Myriad Genetics Inc., the world’s biggest genetic testing company, is the lone U.S. provider of BRCA1 and BRCA2 screens. The Salt Lake City-based company, founded in 1991, helped kick-start the gene-testing revolution by pinpointing the two BRCA genes in the mid-1990s.
The company performs about 250,000 BRCA tests a year, with the most comprehensive screens costing about $4,000, said Ron Rogers, Myriad’s executive vice president for corporate communications. About 95 percent of all women eligible for the test are covered by their insurance, he said.
UnitedHealth Group Inc., the biggest U.S. health insurer, covers BRCA tests based on “clinical evidence” in line with criteria established by groups including the American Cancer Society, according to its website. WellPoint Inc., the second-biggest carrier, covers the tests if an enrollee’s family has a “known, deleterious” BRCA mutation, its website said.
Different types of mastectomies are performed. This includes a skin-saving operation that minimizes scarring and gives a more natural look; a modified type that takes all of the breast tissue while leaving the lymph nodes under the arms; and a radical mastectomy that takes all of the breast, many lymph nodes and the muscles of the chest wall under the breast.
A mastectomy can cost $15,000 to $50,000 or more, depending on local rates and how extensive the surgery is. The cost of treating breast cancer after it appears can top $100,000 a year, depending on the type of tumor and the surgery, drug therapy and radiation treatment a woman undergoes, according to a 2009 study in the journal PharmacoEconomics.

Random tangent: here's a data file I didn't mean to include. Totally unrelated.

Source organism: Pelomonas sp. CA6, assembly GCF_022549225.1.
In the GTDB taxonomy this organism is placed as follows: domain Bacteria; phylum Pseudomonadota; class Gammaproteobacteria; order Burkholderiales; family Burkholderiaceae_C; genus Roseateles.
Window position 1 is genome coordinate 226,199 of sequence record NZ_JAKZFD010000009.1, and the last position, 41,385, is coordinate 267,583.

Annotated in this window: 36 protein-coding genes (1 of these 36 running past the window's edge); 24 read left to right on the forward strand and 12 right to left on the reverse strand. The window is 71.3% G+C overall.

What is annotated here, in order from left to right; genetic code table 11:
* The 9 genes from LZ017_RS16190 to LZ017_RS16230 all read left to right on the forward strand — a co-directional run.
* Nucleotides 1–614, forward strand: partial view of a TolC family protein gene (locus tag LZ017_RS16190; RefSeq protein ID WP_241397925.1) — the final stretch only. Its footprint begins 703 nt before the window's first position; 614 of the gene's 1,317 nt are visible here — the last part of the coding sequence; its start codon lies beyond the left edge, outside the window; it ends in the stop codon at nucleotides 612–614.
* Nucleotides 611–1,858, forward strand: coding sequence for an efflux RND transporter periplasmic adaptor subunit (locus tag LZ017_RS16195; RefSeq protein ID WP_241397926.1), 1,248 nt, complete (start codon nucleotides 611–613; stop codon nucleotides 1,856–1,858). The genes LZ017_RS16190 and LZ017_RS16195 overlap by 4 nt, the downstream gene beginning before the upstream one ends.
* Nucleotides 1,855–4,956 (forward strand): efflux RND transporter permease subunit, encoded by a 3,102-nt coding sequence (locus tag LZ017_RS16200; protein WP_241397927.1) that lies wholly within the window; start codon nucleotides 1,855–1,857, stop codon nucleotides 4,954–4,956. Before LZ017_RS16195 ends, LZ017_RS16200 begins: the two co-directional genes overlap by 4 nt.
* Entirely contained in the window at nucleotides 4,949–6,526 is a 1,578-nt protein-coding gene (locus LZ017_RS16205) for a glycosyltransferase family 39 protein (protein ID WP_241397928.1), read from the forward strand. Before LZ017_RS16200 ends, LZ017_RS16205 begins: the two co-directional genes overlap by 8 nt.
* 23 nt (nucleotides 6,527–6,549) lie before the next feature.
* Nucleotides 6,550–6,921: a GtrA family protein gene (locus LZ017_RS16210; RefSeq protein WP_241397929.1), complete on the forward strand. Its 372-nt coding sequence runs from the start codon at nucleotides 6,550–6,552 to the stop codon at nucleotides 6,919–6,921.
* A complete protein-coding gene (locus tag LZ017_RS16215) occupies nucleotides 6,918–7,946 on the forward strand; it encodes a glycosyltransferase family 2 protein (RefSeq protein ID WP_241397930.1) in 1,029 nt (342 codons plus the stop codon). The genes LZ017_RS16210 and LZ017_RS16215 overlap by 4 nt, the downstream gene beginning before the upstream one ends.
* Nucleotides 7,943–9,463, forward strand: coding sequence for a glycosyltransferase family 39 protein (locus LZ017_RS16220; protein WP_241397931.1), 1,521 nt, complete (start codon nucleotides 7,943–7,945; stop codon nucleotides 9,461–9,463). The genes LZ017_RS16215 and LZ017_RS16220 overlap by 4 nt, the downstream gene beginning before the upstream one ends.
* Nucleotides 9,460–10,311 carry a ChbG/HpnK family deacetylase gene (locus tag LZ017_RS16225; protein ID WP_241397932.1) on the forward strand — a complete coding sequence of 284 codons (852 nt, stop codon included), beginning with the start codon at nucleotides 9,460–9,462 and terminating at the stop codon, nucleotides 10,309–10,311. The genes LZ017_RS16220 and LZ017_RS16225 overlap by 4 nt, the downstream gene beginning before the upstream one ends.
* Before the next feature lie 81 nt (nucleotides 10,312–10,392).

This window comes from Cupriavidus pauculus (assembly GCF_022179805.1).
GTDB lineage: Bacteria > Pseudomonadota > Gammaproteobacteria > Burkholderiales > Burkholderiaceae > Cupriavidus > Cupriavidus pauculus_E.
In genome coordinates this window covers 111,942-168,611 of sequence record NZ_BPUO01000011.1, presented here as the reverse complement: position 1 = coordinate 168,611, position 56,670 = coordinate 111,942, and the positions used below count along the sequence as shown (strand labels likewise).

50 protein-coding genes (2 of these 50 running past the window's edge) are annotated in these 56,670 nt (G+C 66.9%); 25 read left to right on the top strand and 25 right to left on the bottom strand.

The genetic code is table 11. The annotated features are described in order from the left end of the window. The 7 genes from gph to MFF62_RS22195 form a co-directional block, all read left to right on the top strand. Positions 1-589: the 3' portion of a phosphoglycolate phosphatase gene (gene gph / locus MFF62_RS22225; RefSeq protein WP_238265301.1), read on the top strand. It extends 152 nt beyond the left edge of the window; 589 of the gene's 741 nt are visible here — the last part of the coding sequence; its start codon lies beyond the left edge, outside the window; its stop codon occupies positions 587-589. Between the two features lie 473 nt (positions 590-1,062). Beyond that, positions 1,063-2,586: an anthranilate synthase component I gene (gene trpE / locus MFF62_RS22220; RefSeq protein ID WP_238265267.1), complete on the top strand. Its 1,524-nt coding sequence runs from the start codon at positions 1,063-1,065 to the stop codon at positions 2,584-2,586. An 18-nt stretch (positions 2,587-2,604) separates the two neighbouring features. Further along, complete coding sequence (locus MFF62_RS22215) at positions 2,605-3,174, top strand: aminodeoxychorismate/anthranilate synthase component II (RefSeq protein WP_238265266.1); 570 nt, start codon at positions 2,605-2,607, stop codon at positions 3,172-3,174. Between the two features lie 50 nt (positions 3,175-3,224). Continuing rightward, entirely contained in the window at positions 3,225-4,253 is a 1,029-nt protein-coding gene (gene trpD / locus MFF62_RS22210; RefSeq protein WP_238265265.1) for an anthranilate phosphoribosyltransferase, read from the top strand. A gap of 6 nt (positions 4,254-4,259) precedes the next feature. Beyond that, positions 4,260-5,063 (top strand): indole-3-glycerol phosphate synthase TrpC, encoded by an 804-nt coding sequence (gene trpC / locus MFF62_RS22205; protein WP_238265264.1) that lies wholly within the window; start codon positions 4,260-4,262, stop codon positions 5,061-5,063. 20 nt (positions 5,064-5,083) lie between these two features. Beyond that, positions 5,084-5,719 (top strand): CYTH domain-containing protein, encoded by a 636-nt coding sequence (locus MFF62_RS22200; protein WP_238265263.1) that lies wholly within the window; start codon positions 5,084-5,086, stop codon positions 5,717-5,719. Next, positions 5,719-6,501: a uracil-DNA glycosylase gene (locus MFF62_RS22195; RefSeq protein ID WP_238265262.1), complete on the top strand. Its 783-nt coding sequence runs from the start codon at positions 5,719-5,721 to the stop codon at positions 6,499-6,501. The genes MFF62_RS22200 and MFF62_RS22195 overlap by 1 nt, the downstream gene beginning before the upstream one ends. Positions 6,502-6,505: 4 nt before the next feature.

“A well-done mastectomy is probably in the range of 90 percent protective,” said Larry Norton, an oncologist at Memorial Sloan-Kettering Cancer Center in New York. The risk involved in doing a double mastectomy is very small, particularly compared with the risk of getting breast cancer, Norton said.
Reconstructive surgery following a mastectomy is “getting better and better,” Norton said in a telephone interview.
Jolie didn’t specify the type of surgery she underwent. Her mastectomy process started on Feb. 2, she wrote, when she had a procedure called a nipple delay, which can detect disease in the breast ducts and draws extra blood flow to the area to increase the chances of saving the nipple.
Two weeks later, she had the breast tissue removed and temporary fillers put in place and after another nine weeks she had a final surgery to reconstruct the breasts with implants. The surgery only left her with small scars, she said.
Jolie’s decision follows by six months the announcement by Sharon Osbourne, a former judge on the reality television show “America’s Got Talent” and the spouse of rocker Ozzy Osbourne, that she had the procedure.
Jolie decided to write about her decision so other women could benefit from her experience and be encouraged to undergo genetic testing, she said. Her chances of developing breast cancer -- a malignancy that kills about 458,000 women globally each year -- is now less than 5 percent. Her own mother fought the disease for almost a decade, she said.
“I can tell my children that they don’t need to fear they will lose me to breast cancer,” Jolie wrote. “They can see my small scars and that’s it.”